Soft-Tissue Mobilization:

Soft-tissue status is an important consideration in all TMD diagnostic classifications; as such, it is an important aspect of conservative management of TMD. However, the available evidence regarding soft tissue mobilization in patients with TMD is limited (8, 9). When attempting treatment, the temporalis, masseter, medial pterygoid, and lateral pterygoid muscles must be considered for soft tissue mobilization, in addition to cervical spine musculature and accessory muscles of mastication. Extra-oral techniques are valuable in addressing muscle hypertonicity, while intra-oral techniques, directed at the medial and lateral pterygoid muscles, are useful but can be difficult to perform. Care must be taken and experience gained before proficiency is to be expected.

Trigger Point Dry Needling:

Trigger point dry needling should be considered as a treatment option, especially in cases where myofascial trigger points are identified. The difficulty with this treatment modality revolves around the limited number of clinicians sufficiently trained to perform the technique, although evidence indicates that it is effective at limiting pain associated with myofascial trigger points (10, 11).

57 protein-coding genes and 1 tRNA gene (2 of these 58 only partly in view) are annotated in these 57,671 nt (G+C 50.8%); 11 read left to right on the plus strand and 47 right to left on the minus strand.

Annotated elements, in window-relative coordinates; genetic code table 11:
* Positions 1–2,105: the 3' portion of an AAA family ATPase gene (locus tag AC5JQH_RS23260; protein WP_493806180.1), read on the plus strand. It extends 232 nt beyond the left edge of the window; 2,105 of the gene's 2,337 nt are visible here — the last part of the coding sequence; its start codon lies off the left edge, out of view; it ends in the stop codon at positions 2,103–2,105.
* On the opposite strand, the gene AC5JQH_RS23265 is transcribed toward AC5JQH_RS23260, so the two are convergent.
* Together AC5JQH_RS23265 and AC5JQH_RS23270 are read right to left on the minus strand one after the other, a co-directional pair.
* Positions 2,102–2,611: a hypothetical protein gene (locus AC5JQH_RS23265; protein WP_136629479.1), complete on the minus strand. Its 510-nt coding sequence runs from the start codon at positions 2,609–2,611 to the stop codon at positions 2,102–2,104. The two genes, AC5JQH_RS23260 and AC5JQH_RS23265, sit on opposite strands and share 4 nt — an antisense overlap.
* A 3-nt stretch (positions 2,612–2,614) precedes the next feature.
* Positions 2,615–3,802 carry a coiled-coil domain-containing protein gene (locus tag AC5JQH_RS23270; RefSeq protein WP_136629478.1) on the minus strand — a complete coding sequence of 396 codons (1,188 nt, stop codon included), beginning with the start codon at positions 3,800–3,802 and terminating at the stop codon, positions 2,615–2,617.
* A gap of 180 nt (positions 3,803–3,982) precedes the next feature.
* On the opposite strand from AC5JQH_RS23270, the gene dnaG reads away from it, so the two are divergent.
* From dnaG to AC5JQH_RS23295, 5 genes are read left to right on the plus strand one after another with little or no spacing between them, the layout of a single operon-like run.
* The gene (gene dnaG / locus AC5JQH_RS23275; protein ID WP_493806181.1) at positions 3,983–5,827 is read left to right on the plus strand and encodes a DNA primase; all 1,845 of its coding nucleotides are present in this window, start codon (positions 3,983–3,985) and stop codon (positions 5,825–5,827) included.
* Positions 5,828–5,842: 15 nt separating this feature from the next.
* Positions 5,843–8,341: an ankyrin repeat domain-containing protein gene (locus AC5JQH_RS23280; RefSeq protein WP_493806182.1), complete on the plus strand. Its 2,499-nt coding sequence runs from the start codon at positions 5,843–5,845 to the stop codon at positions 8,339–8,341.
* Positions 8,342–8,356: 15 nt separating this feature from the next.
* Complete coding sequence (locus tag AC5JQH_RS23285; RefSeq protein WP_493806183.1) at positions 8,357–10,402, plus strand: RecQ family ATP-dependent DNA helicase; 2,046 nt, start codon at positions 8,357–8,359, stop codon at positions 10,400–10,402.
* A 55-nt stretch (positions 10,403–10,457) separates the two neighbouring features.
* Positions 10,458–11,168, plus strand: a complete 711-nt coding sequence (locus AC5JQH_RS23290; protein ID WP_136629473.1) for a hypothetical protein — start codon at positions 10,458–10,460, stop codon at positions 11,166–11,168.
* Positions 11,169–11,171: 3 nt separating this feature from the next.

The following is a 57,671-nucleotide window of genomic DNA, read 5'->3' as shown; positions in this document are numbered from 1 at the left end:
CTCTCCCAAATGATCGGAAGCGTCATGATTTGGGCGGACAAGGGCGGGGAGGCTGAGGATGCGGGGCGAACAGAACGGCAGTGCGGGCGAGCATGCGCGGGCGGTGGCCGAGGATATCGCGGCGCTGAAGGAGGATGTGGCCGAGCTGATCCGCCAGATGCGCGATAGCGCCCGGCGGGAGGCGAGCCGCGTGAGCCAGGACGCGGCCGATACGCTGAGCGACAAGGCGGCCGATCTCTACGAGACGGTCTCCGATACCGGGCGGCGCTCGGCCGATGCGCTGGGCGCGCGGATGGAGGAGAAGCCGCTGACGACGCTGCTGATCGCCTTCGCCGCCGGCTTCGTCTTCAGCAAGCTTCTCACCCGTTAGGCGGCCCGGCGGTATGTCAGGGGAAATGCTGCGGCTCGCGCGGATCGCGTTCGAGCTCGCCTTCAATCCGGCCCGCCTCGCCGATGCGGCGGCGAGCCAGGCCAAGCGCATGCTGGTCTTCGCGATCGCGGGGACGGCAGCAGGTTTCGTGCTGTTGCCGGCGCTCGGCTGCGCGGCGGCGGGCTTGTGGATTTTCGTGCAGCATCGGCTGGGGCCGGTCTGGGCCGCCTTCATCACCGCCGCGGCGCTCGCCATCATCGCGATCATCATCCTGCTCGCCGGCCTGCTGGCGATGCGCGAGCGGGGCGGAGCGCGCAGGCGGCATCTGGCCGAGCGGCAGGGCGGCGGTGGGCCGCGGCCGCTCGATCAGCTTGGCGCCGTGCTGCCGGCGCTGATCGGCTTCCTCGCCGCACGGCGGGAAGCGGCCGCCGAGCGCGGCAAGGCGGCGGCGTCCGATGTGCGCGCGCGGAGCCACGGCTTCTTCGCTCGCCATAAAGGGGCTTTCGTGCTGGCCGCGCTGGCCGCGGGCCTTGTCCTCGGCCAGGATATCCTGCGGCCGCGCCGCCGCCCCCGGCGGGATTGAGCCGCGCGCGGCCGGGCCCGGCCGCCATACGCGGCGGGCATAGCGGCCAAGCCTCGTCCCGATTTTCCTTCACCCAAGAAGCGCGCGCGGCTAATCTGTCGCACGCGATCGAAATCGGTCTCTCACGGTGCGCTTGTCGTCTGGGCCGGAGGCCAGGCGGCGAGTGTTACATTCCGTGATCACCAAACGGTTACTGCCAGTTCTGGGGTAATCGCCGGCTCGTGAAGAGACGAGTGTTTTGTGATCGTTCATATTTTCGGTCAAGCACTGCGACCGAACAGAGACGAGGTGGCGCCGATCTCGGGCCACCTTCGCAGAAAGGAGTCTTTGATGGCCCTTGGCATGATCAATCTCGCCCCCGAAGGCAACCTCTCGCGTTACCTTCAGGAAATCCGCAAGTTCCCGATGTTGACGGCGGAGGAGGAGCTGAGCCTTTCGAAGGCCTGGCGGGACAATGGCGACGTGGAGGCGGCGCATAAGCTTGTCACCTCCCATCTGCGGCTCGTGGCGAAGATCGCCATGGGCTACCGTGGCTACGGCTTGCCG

Friction Massage:

Research indicates that friction massage can, at the cellular level, influence fibroblasts and other connective tissue components (12). While no studies have been published regarding the effectiveness of friction massage in the management of TMD, empirical evidence suggests that musculature at the lateral joint line, retrodiscal space, the temporalis insertion on the coronoid process, and over myofascial trigger points, respond well to friction massage.

Therapeutic Exercise:

Exercise programs specifically designed to address TMD have been suggested, including the Rocabado 6x6 program (13) and the Kraus method (14), although there is little to no evidence to support these types of exercise programs as valuable for TMD symptomatology. In general, no evidence currently exists directing clinicians towards effective exercise programs for TMD.

Patient Education:

Patient education is a central component of TMD management. Education should focus on several areas, including: reducing parafunctional habits, addressing psychosocial factors, and providing pain science education. Relevant psychosocial factors may include both anxiety and stress management.

Parafunctional habits are generally defined as activities not associated with routine oral function and are categorized as either bruxism or other parafunctional habits. Bruxism is the most important parafunctional habit and is categorized as either nocturnal or awake. Nocturnal bruxism is generally an unconscious action, while awake bruxism is consciously performed. Addressing the underlying causes of bruxism may require investigation of causes of anxiety and/or stress and may be beyond the scope of rehabilitation clinicians.